And this appears to be what we’ve become: a society of automatons walking around unable to do or go anywhere without a device to hook into, at the expense of any and all human-to-human interaction altogether. And that makes me sad. Life is more than facebook updates and grammatically butchered text messages and snapchat photos. I know I’m swimming upstream here, but I don’t want to be in a society like that.

We’ve reached the point where we have access, via our devices, to virtually anything that’s happening anywhere else in the world, instantly, and wherever we go. That puts a hell of a lot of pressure on the people we’re actually sharing space with and with whatever is happening within the sight of our actual human eyeballs. Why talk to the person across from you when you could be texting with somebody 5 states away? Aside from the obvious (to me) inherent rudeness of such an action? With our devices, everyplace other than where we are is always going to seem more interesting than what we’re doing or who we’re with.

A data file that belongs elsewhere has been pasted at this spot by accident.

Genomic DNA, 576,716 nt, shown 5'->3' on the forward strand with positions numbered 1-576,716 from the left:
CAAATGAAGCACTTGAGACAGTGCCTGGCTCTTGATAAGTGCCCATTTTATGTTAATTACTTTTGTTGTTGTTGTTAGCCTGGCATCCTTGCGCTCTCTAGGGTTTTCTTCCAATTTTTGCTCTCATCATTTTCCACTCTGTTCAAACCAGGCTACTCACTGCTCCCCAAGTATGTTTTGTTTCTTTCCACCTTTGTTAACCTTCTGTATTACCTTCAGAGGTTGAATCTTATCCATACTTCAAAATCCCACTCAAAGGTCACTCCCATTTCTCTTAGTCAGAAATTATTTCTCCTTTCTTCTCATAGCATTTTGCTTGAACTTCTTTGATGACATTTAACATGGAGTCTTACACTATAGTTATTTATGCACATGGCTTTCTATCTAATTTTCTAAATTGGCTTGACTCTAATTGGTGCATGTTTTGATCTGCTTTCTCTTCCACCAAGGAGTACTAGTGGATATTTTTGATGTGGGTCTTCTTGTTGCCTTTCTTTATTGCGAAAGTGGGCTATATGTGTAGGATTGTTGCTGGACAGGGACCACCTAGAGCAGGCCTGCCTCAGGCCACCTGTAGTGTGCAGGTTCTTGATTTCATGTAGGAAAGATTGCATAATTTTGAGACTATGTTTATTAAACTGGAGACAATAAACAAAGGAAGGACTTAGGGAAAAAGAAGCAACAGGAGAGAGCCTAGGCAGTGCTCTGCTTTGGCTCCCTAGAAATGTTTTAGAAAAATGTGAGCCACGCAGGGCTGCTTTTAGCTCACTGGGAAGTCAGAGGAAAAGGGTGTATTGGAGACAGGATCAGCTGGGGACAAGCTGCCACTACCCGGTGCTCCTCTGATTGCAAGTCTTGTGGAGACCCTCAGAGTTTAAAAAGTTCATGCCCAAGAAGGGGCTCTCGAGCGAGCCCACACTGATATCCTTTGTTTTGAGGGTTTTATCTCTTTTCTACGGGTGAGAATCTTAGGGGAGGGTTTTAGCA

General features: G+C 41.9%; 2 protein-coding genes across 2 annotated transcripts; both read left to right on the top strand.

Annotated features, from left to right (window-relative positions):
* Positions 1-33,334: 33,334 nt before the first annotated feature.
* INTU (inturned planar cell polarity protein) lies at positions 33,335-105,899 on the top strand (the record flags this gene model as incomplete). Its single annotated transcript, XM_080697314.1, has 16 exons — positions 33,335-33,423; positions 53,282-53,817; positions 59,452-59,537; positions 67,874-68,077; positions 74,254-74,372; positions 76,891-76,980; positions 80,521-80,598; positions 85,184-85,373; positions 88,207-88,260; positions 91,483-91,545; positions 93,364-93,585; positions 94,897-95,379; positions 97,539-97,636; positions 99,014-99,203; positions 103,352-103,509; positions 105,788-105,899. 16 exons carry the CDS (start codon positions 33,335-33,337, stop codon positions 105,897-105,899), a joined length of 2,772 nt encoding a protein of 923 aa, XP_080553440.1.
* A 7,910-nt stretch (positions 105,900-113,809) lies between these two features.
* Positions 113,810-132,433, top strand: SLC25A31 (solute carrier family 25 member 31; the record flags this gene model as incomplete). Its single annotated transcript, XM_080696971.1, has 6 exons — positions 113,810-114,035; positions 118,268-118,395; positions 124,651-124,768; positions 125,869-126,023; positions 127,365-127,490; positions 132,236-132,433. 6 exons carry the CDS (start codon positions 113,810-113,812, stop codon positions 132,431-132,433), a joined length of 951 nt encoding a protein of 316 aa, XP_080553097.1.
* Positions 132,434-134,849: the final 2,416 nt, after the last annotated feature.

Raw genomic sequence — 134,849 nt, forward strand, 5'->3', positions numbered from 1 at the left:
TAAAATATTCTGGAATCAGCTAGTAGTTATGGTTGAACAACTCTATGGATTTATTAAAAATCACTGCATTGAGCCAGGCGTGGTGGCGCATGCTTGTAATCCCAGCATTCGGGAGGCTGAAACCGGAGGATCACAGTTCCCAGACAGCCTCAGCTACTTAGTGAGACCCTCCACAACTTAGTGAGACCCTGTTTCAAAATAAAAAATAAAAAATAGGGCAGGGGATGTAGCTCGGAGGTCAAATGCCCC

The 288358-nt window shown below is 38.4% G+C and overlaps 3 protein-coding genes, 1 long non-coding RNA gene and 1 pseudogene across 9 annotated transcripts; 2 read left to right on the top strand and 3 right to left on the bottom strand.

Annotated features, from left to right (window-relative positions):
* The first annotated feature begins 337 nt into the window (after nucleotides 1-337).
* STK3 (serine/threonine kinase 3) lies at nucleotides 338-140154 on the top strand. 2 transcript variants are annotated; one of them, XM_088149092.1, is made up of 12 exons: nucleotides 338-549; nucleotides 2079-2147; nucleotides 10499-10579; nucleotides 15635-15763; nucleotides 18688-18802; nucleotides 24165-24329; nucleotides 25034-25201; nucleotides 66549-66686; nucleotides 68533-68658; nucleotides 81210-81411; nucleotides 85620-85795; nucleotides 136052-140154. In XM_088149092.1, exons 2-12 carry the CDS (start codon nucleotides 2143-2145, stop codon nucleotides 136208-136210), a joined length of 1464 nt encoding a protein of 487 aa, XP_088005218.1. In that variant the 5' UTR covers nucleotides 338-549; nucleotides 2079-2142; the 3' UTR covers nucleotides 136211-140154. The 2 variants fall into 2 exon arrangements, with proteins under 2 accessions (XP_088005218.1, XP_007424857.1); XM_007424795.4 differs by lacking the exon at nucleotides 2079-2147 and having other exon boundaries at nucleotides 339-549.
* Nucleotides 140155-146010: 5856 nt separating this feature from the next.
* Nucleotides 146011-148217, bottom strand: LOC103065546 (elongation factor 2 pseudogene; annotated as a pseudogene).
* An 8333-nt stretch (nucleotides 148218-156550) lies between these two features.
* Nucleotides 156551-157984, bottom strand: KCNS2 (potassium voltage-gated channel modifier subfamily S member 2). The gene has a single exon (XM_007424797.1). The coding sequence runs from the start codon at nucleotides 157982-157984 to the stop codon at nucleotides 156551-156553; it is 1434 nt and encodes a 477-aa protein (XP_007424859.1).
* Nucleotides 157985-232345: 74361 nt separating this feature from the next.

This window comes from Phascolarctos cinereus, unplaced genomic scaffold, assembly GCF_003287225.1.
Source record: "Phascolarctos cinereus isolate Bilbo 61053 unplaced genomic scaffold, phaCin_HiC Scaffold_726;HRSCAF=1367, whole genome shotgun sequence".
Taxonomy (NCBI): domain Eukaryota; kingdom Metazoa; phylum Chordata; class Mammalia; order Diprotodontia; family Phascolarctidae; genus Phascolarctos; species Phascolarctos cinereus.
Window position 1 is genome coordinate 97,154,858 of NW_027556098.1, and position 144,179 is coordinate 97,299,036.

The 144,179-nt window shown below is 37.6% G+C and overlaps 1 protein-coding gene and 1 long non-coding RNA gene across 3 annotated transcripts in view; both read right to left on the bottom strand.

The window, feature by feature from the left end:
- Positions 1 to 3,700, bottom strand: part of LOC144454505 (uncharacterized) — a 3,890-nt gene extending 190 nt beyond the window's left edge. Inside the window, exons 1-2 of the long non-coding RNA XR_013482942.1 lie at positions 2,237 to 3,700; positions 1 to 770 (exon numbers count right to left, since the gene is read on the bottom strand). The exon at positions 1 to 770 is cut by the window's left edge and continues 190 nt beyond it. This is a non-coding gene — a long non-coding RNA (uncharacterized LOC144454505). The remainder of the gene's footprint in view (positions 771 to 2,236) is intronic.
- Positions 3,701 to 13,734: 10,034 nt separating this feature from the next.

At what point does the device and the experiences it offers totally supplant the reality of the live world? I’m afraid for a rapidly growing part of the population, it’s already happened. Especially with younger generations. Watch a teenager. Any teenager. See how long they can go without texting or snapchatting a photo. Not long, was it? Go to a live event like a concert. Count how many people are watching through their phones, recording the event so they can experience it later. You lost count, didn’t you? Forget the actual experience: watch it through a 5 inch phone screen so you can watch it later. (Spoiler Alert: You’ll never watch it. And nobody on Facebook cares one shit to sit through your 2 hour Katy Perry video. Sorry.) This is us now. And it infuriates me. Why bother showing up for an actual experience or actual communication with an actual human being when we can just plug into a device and simulate the whole thing? I fear we’re quickly reaching a point where this simulated life takes us over completely. Again, watch the young.

Maybe I’m just full of shit, and this is all no big deal. Maybe it’s no big deal that the person I’m attempting to talk to face to face interrupts me mid-sentence to answer a text from somebody else. I’m sure whatever they have to tell you is much more important than what I’m saying. It has to be, because it came from the device. Maybe it’s not a problem that one car after another flies by me on the freeway with their drivers’ faces glued to their phones rather than the road ahead of them. They’ll kill somebody else’s family with their negligence, right?